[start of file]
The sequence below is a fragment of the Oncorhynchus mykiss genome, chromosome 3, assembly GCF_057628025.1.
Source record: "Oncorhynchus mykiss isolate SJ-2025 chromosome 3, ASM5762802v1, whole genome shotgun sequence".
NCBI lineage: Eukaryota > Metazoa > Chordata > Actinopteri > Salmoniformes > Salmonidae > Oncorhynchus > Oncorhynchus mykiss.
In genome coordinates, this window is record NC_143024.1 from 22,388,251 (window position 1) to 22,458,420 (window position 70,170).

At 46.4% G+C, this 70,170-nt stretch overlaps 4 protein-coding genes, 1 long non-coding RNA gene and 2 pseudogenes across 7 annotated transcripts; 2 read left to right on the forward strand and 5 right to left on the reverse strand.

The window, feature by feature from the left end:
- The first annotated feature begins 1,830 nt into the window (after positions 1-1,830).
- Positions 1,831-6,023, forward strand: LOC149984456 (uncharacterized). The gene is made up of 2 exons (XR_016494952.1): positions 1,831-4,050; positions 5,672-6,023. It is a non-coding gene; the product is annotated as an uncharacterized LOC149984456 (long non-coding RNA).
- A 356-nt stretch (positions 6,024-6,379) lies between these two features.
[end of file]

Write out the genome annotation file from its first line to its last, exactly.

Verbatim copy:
The sequence below is a fragment of the Oncorhynchus mykiss genome, chromosome 3, assembly GCF_057628025.1.
Source record: "Oncorhynchus mykiss isolate SJ-2025 chromosome 3, ASM5762802v1, whole genome shotgun sequence".
NCBI lineage: Eukaryota > Metazoa > Chordata > Actinopteri > Salmoniformes > Salmonidae > Oncorhynchus > Oncorhynchus mykiss.
In genome coordinates, this window is record NC_143024.1 from 22,388,251 (window position 1) to 22,458,420 (window position 70,170).

At 46.4% G+C, this 70,170-nt stretch overlaps 4 protein-coding genes, 1 long non-coding RNA gene and 2 pseudogenes across 7 annotated transcripts; 2 read left to right on the forward strand and 5 right to left on the reverse strand.

The window, feature by feature from the left end:
- The first annotated feature begins 1,830 nt into the window (after positions 1-1,830).
- Positions 1,831-6,023, forward strand: LOC149984456 (uncharacterized). The gene is made up of 2 exons (XR_016494952.1): positions 1,831-4,050; positions 5,672-6,023. It is a non-coding gene; the product is annotated as an uncharacterized LOC149984456 (long non-coding RNA).
- A 356-nt stretch (positions 6,024-6,379) lies between these two features.